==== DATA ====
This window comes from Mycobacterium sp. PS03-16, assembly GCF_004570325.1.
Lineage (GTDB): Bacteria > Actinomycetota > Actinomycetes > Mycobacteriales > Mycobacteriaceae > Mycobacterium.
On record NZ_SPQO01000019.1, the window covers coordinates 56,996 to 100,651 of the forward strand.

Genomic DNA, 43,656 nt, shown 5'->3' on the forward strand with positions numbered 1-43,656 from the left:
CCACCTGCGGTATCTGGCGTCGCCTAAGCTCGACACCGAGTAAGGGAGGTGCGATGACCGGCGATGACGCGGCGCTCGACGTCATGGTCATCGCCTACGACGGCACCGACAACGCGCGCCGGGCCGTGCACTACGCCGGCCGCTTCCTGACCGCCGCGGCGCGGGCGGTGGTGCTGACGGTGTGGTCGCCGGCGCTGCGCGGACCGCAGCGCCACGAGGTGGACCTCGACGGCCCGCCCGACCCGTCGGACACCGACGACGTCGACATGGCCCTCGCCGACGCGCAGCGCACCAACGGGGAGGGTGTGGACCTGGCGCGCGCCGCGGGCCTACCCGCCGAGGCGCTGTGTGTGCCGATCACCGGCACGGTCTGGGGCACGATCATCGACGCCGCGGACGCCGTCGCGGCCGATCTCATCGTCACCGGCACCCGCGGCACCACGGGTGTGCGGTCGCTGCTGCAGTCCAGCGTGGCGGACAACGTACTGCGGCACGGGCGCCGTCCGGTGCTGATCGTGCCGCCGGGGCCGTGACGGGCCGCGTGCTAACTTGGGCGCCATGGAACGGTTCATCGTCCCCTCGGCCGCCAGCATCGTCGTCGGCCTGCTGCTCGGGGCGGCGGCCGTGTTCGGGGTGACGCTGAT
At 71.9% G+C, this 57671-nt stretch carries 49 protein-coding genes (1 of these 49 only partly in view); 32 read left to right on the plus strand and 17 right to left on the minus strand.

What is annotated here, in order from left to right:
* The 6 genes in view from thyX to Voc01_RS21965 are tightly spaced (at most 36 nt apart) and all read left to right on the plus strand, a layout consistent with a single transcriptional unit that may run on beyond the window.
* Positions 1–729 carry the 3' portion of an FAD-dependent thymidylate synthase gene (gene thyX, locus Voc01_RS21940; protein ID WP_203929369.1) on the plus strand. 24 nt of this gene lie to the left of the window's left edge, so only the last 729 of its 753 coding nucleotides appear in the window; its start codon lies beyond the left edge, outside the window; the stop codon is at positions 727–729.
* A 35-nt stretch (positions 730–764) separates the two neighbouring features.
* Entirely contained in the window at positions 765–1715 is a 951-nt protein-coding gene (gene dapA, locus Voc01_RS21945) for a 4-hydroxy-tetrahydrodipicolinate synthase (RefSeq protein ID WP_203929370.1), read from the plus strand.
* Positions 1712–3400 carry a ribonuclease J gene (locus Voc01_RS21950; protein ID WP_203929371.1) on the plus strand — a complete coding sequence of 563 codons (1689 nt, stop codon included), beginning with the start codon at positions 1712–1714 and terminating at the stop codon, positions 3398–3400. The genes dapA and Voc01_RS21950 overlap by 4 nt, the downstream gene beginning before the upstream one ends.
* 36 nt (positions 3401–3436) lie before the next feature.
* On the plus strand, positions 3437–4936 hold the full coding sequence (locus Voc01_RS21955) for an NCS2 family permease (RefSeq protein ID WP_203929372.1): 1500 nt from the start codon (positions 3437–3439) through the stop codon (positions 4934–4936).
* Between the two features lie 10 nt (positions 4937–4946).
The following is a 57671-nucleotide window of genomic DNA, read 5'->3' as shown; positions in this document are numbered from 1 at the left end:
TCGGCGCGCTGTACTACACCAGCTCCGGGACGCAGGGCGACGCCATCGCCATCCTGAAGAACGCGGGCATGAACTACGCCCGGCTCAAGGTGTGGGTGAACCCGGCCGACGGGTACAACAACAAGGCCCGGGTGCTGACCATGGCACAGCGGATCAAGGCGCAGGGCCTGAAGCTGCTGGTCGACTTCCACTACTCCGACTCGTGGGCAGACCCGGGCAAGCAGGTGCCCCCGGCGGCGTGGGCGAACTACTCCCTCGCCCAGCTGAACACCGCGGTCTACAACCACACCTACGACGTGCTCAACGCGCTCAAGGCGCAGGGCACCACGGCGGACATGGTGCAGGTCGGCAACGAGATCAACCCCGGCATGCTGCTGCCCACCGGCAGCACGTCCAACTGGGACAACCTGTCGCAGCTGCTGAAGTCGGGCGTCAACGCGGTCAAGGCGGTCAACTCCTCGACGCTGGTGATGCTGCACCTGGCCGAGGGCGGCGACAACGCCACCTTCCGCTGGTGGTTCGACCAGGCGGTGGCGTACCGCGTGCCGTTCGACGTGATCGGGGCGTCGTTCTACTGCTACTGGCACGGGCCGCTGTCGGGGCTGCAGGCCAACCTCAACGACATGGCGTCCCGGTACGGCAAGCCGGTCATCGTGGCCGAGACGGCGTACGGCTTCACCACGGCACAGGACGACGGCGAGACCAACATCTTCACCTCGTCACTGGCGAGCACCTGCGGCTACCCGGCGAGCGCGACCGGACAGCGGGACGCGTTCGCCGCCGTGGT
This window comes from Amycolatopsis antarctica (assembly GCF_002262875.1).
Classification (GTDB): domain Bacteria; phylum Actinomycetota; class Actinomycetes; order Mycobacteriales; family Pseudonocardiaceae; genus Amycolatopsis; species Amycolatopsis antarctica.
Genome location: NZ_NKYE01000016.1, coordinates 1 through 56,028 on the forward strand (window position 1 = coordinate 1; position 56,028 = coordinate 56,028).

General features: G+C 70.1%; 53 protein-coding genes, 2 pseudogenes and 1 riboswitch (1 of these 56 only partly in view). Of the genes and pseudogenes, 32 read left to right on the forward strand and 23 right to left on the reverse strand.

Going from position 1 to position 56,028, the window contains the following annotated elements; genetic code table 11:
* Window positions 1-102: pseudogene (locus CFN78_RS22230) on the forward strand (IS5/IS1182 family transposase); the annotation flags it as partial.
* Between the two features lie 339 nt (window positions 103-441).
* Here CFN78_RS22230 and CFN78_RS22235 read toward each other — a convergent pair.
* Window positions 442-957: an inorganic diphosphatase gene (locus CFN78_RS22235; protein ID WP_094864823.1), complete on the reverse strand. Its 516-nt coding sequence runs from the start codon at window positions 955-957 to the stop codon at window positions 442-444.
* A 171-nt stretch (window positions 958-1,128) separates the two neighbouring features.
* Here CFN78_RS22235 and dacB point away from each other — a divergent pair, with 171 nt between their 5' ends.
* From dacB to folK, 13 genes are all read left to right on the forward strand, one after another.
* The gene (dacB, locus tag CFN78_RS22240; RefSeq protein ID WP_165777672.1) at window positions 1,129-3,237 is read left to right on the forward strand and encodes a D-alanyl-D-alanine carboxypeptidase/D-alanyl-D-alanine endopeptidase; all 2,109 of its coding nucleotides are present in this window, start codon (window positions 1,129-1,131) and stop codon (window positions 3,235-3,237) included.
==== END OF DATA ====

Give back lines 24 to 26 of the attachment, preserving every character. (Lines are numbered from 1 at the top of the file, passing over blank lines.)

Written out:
* Between the two features lie 339 nt (window positions 103-441).
* Here CFN78_RS22230 and CFN78_RS22235 read toward each other — a convergent pair.
* Window positions 442-957: an inorganic diphosphatase gene (locus CFN78_RS22235; protein ID WP_094864823.1), complete on the reverse strand. Its 516-nt coding sequence runs from the start codon at window positions 955-957 to the stop codon at window positions 442-444.